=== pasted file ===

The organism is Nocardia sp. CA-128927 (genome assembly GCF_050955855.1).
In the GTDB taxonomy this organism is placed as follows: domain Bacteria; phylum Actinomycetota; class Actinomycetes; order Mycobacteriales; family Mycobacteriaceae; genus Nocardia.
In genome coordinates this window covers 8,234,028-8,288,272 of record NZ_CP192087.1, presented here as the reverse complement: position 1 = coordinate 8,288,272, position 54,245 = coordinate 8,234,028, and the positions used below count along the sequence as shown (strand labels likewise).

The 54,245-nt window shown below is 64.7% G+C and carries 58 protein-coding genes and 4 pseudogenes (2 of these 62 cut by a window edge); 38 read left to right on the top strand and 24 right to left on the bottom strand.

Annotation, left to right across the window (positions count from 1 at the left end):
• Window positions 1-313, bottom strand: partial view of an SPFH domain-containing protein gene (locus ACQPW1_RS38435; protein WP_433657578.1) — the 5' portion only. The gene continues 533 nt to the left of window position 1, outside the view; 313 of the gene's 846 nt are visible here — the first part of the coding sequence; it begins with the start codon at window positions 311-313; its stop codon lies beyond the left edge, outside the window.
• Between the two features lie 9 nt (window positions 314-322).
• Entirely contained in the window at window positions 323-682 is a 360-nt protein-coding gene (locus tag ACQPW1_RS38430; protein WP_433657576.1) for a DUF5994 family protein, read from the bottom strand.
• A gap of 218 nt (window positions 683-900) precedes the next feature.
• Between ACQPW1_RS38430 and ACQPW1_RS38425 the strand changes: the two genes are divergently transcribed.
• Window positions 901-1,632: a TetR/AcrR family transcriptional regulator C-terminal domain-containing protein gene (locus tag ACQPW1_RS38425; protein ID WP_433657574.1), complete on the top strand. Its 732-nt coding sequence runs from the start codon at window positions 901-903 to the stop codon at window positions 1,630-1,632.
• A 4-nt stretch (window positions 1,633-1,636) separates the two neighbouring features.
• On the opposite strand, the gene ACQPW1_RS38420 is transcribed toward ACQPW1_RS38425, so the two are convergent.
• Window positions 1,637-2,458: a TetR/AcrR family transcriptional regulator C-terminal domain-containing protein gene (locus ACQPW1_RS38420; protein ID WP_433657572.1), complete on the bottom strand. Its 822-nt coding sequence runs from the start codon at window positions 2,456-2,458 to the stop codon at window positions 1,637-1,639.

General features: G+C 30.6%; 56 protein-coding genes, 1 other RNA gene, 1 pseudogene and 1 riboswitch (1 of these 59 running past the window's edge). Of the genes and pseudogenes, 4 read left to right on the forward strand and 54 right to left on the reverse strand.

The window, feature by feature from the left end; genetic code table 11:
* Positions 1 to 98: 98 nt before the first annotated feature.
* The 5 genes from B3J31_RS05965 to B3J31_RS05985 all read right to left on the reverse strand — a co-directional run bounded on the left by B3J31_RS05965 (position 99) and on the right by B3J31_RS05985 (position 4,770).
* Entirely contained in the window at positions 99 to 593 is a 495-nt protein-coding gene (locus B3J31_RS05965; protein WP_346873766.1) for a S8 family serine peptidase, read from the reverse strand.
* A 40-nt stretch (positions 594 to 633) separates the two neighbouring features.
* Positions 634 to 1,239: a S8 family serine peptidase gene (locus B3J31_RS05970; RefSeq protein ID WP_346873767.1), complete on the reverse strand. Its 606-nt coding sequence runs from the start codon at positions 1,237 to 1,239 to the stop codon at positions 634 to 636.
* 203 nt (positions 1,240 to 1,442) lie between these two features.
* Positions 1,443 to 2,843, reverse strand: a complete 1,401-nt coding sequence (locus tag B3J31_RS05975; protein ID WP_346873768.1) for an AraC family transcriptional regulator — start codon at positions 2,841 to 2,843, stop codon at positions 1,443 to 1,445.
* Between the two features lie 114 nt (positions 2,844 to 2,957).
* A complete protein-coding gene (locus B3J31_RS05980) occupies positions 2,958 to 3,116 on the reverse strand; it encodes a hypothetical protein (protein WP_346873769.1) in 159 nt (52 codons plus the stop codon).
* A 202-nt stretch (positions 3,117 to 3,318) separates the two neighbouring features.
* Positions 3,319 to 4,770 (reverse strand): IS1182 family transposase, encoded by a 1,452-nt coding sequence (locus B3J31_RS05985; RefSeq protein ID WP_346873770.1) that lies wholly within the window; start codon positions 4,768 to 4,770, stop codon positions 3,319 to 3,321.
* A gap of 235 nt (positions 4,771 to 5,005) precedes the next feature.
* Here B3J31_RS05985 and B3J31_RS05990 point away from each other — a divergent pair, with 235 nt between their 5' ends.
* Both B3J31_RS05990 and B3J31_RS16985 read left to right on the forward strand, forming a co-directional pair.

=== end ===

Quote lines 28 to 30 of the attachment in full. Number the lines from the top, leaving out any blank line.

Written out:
* A gap of 235 nt (positions 4,771 to 5,005) precedes the next feature.
* Here B3J31_RS05985 and B3J31_RS05990 point away from each other — a divergent pair, with 235 nt between their 5' ends.
* Both B3J31_RS05990 and B3J31_RS16985 read left to right on the forward strand, forming a co-directional pair.